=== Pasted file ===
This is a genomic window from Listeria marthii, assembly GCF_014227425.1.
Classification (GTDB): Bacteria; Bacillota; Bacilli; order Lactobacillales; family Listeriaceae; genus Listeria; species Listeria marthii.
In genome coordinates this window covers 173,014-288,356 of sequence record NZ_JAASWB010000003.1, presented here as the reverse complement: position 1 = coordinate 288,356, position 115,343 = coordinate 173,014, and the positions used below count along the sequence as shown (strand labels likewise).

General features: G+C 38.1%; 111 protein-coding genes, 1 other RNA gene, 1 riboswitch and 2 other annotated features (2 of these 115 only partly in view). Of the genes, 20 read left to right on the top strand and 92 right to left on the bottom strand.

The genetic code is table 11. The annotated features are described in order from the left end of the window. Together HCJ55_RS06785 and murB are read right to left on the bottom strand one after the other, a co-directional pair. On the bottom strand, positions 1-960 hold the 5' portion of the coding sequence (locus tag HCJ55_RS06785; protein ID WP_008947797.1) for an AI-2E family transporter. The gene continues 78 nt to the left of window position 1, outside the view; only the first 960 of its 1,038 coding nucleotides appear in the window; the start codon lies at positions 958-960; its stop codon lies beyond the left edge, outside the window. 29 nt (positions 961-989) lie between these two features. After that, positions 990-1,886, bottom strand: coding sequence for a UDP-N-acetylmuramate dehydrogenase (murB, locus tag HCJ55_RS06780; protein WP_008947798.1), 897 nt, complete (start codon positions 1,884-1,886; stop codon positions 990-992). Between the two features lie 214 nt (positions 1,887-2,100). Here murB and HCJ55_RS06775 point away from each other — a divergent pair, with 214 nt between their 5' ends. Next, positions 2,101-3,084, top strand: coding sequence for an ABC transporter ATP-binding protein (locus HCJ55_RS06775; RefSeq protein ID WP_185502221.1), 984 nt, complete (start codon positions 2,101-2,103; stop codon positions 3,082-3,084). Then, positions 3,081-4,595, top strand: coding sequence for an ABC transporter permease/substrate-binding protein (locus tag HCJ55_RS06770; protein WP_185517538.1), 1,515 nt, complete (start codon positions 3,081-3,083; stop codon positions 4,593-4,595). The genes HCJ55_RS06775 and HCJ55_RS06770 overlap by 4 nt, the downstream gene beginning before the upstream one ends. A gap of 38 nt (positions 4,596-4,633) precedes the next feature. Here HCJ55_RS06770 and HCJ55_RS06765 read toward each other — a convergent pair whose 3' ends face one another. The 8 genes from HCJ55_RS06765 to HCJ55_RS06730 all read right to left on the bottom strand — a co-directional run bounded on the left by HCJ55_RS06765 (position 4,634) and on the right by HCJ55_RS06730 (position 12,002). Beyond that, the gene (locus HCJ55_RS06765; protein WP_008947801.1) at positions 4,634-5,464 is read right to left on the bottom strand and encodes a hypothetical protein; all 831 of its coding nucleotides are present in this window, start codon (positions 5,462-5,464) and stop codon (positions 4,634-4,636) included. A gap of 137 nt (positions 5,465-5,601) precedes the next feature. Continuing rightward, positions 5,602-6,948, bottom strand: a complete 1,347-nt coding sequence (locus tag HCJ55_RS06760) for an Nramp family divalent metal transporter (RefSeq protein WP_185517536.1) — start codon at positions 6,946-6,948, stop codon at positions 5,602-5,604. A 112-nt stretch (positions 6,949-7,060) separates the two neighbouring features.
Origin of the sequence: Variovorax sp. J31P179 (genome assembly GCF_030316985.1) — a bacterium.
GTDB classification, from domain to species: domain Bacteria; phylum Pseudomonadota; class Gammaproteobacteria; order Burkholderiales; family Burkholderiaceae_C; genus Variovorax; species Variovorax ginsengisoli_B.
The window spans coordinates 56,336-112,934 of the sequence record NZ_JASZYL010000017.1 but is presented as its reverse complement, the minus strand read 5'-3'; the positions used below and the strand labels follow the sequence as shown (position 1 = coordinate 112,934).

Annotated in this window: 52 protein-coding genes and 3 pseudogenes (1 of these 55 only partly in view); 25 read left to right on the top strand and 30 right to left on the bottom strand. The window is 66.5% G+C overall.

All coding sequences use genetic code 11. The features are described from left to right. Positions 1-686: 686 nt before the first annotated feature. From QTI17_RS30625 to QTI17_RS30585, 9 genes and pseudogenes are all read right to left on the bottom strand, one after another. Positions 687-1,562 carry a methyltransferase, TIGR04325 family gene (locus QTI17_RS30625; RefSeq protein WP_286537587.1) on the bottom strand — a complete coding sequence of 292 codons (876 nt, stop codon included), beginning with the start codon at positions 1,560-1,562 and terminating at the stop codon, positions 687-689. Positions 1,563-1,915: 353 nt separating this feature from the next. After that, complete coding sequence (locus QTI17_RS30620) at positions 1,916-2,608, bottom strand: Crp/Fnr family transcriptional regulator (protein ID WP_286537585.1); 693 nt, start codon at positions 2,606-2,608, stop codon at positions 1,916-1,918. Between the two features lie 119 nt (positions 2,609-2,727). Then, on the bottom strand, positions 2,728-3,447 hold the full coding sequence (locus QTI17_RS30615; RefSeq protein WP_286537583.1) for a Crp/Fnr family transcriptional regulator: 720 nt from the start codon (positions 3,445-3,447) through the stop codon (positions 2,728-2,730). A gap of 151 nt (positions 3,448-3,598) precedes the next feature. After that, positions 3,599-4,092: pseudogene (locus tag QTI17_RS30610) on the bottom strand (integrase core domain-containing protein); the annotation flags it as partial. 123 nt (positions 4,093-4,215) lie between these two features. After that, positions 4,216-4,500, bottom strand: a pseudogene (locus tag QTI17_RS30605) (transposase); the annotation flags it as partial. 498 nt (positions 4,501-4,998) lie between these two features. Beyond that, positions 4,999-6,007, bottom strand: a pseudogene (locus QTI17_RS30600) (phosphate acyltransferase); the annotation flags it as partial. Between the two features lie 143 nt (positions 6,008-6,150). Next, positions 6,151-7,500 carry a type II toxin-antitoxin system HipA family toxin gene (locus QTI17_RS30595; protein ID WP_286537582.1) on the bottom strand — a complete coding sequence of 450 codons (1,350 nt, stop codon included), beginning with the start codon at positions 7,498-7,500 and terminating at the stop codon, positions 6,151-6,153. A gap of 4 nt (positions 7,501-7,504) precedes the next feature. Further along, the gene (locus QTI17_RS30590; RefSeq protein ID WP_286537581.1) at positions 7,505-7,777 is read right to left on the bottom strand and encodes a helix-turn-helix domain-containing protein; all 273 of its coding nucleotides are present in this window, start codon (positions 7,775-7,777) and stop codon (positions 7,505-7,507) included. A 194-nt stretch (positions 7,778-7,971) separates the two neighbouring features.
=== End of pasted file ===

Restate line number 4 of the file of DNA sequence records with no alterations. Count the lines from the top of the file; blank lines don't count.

General features: G+C 38.1%; 111 protein-coding genes, 1 other RNA gene, 1 riboswitch and 2 other annotated features (2 of these 115 only partly in view). Of the genes, 20 read left to right on the top strand and 92 right to left on the bottom strand.